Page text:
“The doctors says he’s a mongol.”

I vividly recall the words of my dad in the hall of our house that day in Lincoln in 1960, the shock, although I hardly understood the term.

“They could be wrong, couldn’t they?”

I hadn’t the heart to say what I felt – it was unlikely they were wrong, and they weren’t.

So Nicky grew up with what soon became known as Down’s Syndrome, a fairly common chromosome deficiency.

I soon went to university and Nicky grew up and lived most of his adult years with mum and dad. I have the impression he was not very advanced compared to some with Down’s, who have quite a reasonable IQ. He was always academically very limited , with limited language. But he had a big heart, and the whole family grew to love him – he was an important part of us.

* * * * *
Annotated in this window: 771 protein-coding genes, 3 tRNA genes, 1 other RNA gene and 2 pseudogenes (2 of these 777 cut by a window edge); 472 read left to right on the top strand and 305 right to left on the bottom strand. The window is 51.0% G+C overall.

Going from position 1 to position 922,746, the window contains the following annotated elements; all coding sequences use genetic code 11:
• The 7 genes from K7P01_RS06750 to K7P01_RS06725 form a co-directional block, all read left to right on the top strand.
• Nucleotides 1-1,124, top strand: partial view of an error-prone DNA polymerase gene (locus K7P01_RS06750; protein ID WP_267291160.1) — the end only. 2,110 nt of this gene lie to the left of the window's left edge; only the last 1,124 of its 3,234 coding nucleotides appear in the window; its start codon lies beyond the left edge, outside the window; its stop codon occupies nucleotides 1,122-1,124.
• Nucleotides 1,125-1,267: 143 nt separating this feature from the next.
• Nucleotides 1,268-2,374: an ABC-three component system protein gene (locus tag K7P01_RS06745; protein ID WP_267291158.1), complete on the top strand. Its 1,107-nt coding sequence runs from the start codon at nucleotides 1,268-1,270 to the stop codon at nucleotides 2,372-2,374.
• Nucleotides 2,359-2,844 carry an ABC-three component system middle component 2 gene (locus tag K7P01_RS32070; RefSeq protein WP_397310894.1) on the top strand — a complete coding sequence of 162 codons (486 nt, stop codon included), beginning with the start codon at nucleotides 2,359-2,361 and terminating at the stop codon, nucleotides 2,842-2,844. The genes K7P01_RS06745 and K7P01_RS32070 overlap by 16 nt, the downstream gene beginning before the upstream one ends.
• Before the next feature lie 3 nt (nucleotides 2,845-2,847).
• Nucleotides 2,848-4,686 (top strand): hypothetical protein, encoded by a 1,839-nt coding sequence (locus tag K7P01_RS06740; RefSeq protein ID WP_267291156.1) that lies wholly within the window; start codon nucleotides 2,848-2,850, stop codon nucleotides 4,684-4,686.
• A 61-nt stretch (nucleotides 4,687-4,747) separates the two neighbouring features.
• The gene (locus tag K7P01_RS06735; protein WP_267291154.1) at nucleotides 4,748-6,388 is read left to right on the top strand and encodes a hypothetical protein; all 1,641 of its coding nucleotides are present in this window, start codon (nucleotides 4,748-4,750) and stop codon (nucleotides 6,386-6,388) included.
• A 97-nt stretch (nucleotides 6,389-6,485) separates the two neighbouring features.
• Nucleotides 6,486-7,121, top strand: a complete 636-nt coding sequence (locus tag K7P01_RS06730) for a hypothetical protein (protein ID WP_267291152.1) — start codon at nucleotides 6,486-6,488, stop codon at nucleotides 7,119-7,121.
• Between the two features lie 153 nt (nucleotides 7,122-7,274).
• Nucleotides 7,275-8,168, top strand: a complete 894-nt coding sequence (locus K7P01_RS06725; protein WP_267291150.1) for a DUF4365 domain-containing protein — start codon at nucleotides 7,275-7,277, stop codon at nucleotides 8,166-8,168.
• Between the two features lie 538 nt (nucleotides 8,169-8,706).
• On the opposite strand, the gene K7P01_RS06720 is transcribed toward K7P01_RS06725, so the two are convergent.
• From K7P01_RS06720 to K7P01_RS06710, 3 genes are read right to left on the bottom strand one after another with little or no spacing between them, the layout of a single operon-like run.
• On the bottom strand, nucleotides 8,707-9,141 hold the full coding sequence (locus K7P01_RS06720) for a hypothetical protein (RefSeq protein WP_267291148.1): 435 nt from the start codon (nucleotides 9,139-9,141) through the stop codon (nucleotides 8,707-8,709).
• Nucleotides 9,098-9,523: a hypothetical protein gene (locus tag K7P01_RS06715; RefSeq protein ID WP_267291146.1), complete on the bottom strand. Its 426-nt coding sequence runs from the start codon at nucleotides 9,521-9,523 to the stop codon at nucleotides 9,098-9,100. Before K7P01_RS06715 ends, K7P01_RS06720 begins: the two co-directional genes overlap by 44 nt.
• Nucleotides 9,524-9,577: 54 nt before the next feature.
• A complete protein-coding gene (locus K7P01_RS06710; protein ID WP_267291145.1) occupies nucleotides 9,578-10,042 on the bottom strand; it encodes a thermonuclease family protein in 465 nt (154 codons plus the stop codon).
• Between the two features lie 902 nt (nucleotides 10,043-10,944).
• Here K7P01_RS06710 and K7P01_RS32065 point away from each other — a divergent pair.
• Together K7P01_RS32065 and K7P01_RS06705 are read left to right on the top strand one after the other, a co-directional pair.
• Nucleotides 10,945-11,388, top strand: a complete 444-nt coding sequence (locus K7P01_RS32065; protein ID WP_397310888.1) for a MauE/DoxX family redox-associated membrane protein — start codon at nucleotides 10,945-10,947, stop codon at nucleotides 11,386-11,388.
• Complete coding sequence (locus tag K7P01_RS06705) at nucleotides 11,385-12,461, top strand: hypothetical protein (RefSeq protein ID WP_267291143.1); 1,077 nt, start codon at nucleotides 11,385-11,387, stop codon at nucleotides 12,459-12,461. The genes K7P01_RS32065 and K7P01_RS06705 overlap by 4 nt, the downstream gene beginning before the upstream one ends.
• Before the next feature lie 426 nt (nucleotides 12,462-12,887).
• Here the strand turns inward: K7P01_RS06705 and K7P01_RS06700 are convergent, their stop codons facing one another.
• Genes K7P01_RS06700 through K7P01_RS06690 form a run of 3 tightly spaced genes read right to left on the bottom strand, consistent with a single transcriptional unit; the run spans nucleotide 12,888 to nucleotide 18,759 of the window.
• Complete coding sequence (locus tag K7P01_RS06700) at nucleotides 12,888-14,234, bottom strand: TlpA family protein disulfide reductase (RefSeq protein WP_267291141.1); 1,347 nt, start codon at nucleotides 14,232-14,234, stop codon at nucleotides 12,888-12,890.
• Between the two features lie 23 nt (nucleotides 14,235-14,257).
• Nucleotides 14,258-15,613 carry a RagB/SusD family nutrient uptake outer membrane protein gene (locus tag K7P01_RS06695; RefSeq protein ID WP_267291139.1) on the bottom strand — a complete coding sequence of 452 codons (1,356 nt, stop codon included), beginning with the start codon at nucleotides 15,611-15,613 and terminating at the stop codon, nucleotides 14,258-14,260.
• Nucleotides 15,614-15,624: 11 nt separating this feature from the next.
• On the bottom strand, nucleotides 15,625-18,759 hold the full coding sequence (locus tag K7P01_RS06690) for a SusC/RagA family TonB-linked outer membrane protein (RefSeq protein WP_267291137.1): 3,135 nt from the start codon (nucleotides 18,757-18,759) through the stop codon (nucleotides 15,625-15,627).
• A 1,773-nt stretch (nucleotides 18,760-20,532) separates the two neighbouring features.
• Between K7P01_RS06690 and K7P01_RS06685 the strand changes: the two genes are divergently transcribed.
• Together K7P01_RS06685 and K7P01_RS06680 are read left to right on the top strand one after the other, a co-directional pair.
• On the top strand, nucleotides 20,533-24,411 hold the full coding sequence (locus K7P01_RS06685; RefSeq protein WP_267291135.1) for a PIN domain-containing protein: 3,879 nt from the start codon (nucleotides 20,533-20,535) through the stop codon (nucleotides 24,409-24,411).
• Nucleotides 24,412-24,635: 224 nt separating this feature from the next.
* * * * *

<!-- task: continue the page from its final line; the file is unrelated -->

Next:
I say ‘was’ because he died yesterday, soon after we all enjoyed his 56th birthday – apparently a fairly typical life span. Not unexpected as he’d developed Alzheimer’s.

He gave us all a lot… playing ball, walking, games, a great love of music, dance, slapstick comedy… Always first on and last off the disco floor! And wasn’t it hilarious when something went wrong!

We’ll miss you, Nicky.

One thought on “Nicky

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